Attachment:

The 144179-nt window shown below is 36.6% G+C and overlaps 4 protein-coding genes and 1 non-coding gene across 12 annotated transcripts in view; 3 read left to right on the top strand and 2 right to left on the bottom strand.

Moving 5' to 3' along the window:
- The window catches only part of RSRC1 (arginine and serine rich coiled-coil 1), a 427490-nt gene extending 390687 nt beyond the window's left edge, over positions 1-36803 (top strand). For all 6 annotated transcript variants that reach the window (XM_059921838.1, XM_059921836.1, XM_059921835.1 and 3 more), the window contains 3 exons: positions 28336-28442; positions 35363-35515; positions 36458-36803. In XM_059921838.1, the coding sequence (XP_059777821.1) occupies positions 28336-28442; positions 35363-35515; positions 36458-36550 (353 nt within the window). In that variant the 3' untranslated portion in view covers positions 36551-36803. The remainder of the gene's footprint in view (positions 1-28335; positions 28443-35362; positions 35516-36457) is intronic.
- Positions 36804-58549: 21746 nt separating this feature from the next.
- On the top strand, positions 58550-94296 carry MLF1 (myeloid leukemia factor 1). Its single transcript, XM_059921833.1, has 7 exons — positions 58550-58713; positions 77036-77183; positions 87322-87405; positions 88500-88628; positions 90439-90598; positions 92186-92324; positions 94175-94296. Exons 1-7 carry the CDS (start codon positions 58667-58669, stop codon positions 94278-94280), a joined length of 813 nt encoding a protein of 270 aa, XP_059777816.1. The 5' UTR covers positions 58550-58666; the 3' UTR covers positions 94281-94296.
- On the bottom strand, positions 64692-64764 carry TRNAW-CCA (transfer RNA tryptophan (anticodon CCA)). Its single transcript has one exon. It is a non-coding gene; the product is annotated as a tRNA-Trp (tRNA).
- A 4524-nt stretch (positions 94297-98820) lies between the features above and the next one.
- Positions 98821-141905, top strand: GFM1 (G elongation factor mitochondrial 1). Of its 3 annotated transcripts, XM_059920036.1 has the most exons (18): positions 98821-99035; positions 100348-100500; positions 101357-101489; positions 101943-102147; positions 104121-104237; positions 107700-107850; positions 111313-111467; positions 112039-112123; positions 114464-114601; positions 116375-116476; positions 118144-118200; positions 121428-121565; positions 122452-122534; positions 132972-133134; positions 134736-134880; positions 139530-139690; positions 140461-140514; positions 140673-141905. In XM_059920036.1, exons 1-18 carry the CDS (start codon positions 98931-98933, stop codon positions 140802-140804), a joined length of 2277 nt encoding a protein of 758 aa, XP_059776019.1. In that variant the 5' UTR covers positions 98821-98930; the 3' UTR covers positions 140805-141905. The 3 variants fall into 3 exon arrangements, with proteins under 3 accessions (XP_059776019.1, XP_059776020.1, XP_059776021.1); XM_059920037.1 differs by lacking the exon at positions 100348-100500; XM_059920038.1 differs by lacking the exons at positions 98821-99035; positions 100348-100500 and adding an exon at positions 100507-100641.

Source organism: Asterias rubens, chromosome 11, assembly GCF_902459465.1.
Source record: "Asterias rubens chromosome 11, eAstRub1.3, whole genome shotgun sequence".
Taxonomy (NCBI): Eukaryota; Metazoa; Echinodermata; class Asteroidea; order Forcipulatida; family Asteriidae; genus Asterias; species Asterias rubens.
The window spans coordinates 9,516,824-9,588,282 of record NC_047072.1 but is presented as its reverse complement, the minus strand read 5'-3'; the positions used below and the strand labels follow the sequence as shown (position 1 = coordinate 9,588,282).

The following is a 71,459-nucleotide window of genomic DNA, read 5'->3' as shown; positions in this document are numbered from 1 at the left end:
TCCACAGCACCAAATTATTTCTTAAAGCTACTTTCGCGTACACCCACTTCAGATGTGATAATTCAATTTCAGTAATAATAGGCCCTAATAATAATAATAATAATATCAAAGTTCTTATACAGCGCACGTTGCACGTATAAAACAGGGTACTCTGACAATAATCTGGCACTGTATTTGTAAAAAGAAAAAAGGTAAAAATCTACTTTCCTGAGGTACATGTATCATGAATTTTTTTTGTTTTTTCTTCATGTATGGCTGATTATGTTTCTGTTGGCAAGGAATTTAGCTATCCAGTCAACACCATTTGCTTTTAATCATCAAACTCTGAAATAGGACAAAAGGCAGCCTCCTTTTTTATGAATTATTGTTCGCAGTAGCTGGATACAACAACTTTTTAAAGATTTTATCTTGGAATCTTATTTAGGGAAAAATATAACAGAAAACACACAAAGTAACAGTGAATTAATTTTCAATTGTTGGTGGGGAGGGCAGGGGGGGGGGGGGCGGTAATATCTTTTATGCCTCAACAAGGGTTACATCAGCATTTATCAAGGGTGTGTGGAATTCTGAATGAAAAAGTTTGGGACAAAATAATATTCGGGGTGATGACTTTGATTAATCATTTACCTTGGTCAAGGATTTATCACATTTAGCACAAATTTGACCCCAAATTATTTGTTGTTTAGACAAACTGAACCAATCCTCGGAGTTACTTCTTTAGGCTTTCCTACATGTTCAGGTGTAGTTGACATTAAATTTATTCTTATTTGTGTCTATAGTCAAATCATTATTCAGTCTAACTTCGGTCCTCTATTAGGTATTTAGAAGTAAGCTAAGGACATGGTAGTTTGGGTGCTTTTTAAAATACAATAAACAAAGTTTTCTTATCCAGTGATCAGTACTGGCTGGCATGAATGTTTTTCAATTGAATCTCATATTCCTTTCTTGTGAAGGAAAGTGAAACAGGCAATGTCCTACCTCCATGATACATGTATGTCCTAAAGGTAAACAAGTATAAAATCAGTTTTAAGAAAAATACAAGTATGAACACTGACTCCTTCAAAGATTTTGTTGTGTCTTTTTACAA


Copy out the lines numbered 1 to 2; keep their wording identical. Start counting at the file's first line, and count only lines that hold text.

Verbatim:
The 144179-nt window shown below is 36.6% G+C and overlaps 4 protein-coding genes and 1 non-coding gene across 12 annotated transcripts in view; 3 read left to right on the top strand and 2 right to left on the bottom strand.

Moving 5' to 3' along the window: